Serene at the Nurses’ Merit Award ceremony, accompanied by HCA CEO Angeline Wee (left), HCA Star PALS Nurse Manager Lily Li (second from right) and Director of Nursing Angela Tan (right).
HCA Star PALS Senior Palliative Care Nurse Serene Wong is an endurance runner – literally and figuratively. Clocking 200km in the Monster Ultra 200 in 2017, Serene demonstrates the same resolve and tenacity in her journey as a nurse.
Serene’s spirit is near unbreakable, holding sturdy in the face of inclement weather and daunting work challenges. While caring for children and young adults with life-threatening illnesses is undoubtedly difficult, there is a beautiful paradox within.
“Despite the challenges my patients face, they continue to fight and live their lives to the fullest,” Serene shares. “I find strength and courage in them, to always persevere, to never give up.”
For Serene, the seeds of compassion were sown in the distant past, when she decided to venture into the Special Education industry. “I was a special education teacher for nine years,” Serene says. Fuelled by the drive to serve even further, Serene decided to make a career switch to nursing, applying for the Diploma in Nursing (Accelerated) at Nanyang Polytechnic.
It has been more than a decade since, and Serene has never looked back. “To me, nursing is a fulfilling job where we can touch lives and bring comfort to the suffering,” she enthuses.
Serene has a ready smile for everyone she meets, colleagues and patients alike.
In conversations with HCA’s nurses like Serene, a common theme often emerges: a desire to walk the last journey with their patients and loved ones, in the familiar comfort of their own homes. It is an intimate glimpse into the personal lives of those facing life-threatening conditions at their most vulnerable and sharing in their struggles and hopes.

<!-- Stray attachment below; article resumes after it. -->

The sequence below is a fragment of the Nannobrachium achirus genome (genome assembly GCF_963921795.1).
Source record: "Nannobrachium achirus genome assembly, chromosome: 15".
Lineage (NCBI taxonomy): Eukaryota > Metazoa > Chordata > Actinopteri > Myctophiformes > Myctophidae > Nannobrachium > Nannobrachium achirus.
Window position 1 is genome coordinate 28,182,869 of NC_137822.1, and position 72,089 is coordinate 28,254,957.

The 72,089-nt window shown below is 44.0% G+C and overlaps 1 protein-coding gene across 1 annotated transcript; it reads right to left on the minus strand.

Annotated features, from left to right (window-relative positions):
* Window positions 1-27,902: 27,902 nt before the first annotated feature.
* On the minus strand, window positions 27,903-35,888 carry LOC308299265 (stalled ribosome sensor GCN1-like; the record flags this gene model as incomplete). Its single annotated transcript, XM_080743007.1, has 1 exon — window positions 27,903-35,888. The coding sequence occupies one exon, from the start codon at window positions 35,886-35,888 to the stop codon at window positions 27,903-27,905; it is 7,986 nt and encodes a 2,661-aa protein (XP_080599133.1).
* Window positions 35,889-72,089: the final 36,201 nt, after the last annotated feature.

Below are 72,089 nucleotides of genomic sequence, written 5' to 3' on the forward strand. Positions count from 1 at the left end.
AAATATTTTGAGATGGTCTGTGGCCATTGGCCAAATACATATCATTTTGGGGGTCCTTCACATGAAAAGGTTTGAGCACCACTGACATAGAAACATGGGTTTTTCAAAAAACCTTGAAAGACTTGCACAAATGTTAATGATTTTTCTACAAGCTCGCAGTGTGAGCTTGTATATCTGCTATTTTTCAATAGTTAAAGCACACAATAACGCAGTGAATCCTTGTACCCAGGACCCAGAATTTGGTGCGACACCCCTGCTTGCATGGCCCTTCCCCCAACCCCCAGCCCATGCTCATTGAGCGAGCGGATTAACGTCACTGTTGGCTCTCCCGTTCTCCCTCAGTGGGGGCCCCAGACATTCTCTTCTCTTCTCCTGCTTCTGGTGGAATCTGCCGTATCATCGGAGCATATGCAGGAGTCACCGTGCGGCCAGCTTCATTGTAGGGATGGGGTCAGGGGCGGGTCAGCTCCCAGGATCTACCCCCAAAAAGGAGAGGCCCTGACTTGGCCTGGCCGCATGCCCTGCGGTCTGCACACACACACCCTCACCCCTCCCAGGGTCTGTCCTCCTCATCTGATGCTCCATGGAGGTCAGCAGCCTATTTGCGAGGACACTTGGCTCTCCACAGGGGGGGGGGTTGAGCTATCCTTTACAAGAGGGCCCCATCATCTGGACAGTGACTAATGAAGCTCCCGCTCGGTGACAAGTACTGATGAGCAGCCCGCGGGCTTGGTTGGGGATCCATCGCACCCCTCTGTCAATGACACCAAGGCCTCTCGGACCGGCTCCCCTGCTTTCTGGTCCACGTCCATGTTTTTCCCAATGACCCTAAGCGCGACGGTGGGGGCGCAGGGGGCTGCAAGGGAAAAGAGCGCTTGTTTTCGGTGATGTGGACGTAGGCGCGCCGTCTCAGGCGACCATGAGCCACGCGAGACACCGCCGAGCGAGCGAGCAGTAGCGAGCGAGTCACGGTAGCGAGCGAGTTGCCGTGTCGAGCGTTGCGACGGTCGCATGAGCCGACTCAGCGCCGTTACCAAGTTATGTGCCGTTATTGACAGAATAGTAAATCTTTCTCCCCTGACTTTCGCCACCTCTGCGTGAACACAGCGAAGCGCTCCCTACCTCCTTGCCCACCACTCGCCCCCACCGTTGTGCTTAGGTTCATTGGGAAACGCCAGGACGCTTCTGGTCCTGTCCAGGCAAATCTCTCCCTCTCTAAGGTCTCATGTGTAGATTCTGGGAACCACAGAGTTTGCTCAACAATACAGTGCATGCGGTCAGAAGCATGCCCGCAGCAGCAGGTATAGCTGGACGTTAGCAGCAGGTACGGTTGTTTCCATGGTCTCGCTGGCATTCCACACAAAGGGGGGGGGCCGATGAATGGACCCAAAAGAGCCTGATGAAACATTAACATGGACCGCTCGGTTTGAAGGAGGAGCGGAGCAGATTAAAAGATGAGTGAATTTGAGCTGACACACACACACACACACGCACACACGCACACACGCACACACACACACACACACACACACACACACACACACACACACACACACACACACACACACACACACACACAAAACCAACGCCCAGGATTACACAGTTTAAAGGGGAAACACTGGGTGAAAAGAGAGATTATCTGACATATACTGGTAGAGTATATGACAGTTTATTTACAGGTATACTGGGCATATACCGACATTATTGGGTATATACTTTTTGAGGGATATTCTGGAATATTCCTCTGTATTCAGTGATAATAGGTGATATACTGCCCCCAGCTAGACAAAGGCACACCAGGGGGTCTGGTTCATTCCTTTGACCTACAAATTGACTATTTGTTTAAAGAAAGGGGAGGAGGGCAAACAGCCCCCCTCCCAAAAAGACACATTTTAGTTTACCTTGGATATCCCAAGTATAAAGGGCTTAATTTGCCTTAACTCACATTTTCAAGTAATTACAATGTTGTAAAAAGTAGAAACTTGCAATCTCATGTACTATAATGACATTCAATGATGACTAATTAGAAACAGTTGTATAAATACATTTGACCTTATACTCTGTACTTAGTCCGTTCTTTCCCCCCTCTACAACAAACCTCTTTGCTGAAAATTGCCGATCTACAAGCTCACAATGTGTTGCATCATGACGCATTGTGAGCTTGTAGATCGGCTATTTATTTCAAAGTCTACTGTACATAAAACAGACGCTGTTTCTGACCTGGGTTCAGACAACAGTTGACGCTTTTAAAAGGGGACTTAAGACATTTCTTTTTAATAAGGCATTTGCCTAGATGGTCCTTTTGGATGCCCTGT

When Serene’s patient Branda*, 15, passed on suddenly in the middle of the night, her parents were devastated. Branda had suffered fatal spontaneous tracheostomy bleeding while her parents were asleep. The respirator had caused Branda’s blood to spatter all over her room – a grisly scene that shocked her parents when they entered her room in the morning.
Confronted with the reality of her daughter’s death, Branda’s mother became hysterical and she frantically called Serene for help. Despite being stricken with dengue fever then, Serene responded immediately by activating her team’s doctor and medical social worker to head down to their home.
Later that day, Serene personally paid a visit to Branda’s house to console the family. There were no magic words to soothe the pain and grief, but the presence of a trusted friend provided some reassurance in times of loss.
Most professionals in the healthcare industry can attest to the physical, emotional and mental challenges that entail facing illness, dying and death on a near-daily basis.
Serene is no exception. “I have to acknowledge that I don’t have the answers to many of the sufferings that the patients are going through,” she says candidly. “There were times when I met with some challenges at work, and I questioned whether I was suitable for nursing.”
Gentle and attentive, Serene’s presence often brings much comfort to her patients and their loved ones.
The support from her family, friends and colleagues keeps her going. “I am very thankful to have like-minded colleagues to spur each other on in this challenging work that we do in paediatric palliative care,” Serene says. “Our organisation is very supportive of continual learning and encourages us to grow and improve.”
But what heartens Serene the most are the purest displays of affection and encouragement from her young patients. “I have a little six-year-old patient, who has a brain tumour. Whenever she hears my voice at the door during home visits, she shrieks with delight,” Serene shares. “She told me once, ‘Nurse Serene, when I grow up, I want to be just like you!’”
*not her real name
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